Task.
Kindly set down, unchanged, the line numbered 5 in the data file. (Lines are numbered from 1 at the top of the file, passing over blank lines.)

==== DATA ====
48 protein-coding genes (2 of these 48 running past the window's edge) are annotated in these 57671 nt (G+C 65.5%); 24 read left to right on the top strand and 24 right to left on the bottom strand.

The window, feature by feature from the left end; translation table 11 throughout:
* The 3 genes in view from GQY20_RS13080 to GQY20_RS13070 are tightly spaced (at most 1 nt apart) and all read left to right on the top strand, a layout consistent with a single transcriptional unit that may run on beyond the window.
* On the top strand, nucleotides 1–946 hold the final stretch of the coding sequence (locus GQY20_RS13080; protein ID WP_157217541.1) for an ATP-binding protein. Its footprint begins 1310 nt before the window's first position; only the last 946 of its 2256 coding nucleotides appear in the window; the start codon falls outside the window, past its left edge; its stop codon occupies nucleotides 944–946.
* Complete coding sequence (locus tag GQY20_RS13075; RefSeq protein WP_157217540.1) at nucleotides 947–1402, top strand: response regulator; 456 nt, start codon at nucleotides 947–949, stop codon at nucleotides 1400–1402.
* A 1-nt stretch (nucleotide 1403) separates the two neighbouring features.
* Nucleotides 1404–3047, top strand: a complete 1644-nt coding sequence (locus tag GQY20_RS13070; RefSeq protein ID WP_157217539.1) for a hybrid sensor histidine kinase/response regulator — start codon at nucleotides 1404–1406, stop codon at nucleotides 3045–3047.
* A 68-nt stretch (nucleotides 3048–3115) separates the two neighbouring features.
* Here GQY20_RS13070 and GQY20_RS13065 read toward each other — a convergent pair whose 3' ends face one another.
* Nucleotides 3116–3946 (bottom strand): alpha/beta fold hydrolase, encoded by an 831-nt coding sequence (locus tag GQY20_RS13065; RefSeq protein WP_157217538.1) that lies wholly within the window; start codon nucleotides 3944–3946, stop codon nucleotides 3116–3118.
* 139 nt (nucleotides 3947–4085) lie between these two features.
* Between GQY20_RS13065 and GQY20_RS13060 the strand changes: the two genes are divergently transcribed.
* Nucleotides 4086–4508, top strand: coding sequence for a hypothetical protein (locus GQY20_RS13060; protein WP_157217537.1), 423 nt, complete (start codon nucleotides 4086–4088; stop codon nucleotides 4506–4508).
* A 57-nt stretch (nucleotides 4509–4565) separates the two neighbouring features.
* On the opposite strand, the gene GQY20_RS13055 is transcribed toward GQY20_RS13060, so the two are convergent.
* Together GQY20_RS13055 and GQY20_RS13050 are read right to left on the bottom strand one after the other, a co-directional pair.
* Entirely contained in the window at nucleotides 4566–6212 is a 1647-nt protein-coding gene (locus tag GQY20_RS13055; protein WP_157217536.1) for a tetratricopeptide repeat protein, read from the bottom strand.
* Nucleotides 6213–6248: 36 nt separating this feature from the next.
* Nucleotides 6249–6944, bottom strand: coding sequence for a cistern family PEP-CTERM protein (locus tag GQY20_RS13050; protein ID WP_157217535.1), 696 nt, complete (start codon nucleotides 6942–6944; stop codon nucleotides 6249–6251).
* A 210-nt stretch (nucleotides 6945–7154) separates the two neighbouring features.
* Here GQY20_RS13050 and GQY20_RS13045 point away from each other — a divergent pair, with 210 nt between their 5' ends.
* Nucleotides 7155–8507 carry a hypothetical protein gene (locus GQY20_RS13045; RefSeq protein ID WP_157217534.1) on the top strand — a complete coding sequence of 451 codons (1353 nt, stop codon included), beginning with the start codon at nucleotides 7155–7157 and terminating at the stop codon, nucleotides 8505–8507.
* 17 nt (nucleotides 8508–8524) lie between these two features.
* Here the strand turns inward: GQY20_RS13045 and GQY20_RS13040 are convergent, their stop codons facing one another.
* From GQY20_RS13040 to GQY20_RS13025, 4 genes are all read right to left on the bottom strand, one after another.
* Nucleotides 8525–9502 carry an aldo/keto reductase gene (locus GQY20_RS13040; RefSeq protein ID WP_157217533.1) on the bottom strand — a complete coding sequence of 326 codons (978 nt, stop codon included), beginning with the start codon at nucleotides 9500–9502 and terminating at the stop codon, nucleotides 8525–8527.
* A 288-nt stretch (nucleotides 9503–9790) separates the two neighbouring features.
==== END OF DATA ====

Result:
* Complete coding sequence (locus tag GQY20_RS13075; RefSeq protein WP_157217540.1) at nucleotides 947–1402, top strand: response regulator; 456 nt, start codon at nucleotides 947–949, stop codon at nucleotides 1400–1402.